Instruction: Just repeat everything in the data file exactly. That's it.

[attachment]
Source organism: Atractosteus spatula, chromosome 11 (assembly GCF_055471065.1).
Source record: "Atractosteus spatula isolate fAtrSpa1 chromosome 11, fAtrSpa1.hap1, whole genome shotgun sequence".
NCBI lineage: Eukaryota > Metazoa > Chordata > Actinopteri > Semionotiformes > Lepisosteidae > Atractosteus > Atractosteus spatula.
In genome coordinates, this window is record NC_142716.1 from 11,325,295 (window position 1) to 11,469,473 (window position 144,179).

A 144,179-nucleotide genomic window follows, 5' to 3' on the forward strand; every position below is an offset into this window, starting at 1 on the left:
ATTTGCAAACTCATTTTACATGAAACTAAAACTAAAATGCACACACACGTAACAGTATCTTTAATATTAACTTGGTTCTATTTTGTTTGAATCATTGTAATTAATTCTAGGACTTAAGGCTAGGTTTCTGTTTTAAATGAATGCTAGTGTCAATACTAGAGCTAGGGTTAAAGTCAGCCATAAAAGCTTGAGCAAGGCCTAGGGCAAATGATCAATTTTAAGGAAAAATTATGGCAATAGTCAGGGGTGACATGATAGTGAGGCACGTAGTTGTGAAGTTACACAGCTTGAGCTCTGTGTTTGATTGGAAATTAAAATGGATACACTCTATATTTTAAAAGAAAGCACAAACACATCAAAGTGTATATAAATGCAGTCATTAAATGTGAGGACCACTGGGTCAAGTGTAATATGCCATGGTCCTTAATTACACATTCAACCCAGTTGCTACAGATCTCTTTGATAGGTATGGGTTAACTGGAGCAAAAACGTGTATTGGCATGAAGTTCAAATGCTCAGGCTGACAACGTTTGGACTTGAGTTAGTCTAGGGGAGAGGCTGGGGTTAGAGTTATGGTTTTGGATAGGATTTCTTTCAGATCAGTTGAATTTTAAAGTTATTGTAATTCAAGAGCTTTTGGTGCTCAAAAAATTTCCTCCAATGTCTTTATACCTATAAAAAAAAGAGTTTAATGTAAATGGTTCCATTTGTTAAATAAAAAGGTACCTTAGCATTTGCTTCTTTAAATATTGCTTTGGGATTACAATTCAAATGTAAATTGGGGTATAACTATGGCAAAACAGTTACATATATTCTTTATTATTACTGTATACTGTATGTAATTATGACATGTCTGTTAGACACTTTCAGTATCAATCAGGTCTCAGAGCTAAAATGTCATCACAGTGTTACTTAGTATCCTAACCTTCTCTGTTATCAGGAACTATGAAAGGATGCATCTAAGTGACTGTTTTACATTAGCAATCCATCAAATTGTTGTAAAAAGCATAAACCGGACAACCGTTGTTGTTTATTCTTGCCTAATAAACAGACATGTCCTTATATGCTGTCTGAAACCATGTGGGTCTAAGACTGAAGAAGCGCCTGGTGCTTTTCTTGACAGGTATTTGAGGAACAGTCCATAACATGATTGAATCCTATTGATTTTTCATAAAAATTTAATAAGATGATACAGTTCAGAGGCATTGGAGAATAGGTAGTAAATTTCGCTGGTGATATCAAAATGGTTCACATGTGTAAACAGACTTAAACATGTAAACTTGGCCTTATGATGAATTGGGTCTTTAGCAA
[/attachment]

Source organism: Atractosteus spatula, chromosome 11 (assembly GCF_055471065.1).
Source record: "Atractosteus spatula isolate fAtrSpa1 chromosome 11, fAtrSpa1.hap1, whole genome shotgun sequence".
NCBI lineage: Eukaryota > Metazoa > Chordata > Actinopteri > Semionotiformes > Lepisosteidae > Atractosteus > Atractosteus spatula.
In genome coordinates, this window is record NC_142716.1 from 11,325,295 (window position 1) to 11,469,473 (window position 144,179).

A 144,179-nucleotide genomic window follows, 5' to 3' on the forward strand; every position below is an offset into this window, starting at 1 on the left:
ATTTGCAAACTCATTTTACATGAAACTAAAACTAAAATGCACACACACGTAACAGTATCTTTAATATTAACTTGGTTCTATTTTGTTTGAATCATTGTAATTAATTCTAGGACTTAAGGCTAGGTTTCTGTTTTAAATGAATGCTAGTGTCAATACTAGAGCTAGGGTTAAAGTCAGCCATAAAAGCTTGAGCAAGGCCTAGGGCAAATGATCAATTTTAAGGAAAAATTATGGCAATAGTCAGGGGTGACATGATAGTGAGGCACGTAGTTGTGAAGTTACACAGCTTGAGCTCTGTGTTTGATTGGAAATTAAAATGGATACACTCTATATTTTAAAAGAAAGCACAAACACATCAAAGTGTATATAAATGCAGTCATTAAATGTGAGGACCACTGGGTCAAGTGTAATATGCCATGGTCCTTAATTACACATTCAACCCAGTTGCTACAGATCTCTTTGATAGGTATGGGTTAACTGGAGCAAAAACGTGTATTGGCATGAAGTTCAAATGCTCAGGCTGACAACGTTTGGACTTGAGTTAGTCTAGGGGAGAGGCTGGGGTTAGAGTTATGGTTTTGGATAGGATTTCTTTCAGATCAGTTGAATTTTAAAGTTATTGTAATTCAAGAGCTTTTGGTGCTCAAAAAATTTCCTCCAATGTCTTTATACCTATAAAAAAAAGAGTTTAATGTAAATGGTTCCATTTGTTAAATAAAAAGGTACCTTAGCATTTGCTTCTTTAAATATTGCTTTGGGATTACAATTCAAATGTAAATTGGGGTATAACTATGGCAAAACAGTTACATATATTCTTTATTATTACTGTATACTGTATGTAATTATGACATGTCTGTTAGACACTTTCAGTATCAATCAGGTCTCAGAGCTAAAATGTCATCACAGTGTTACTTAGTATCCTAACCTTCTCTGTTATCAGGAACTATGAAAGGATGCATCTAAGTGACTGTTTTACATTAGCAATCCATCAAATTGTTGTAAAAAGCATAAACCGGACAACCGTTGTTGTTTATTCTTGCCTAATAAACAGACATGTCCTTATATGCTGTCTGAAACCATGTGGGTCTAAGACTGAAGAAGCGCCTGGTGCTTTTCTTGACAGGTATTTGAGGAACAGTCCATAACATGATTGAATCCTATTGATTTTTCATAAAAATTTAATAAGATGATACAGTTCAGAGGCATTGGAGAATAGGTAGTAAATTTCGCTGGTGATATCAAAATGGTTCACATGTGTAAACAGACTTAAACATGTAAACTTGGCCTTATGATGAATTGGGTCTTTAGCAA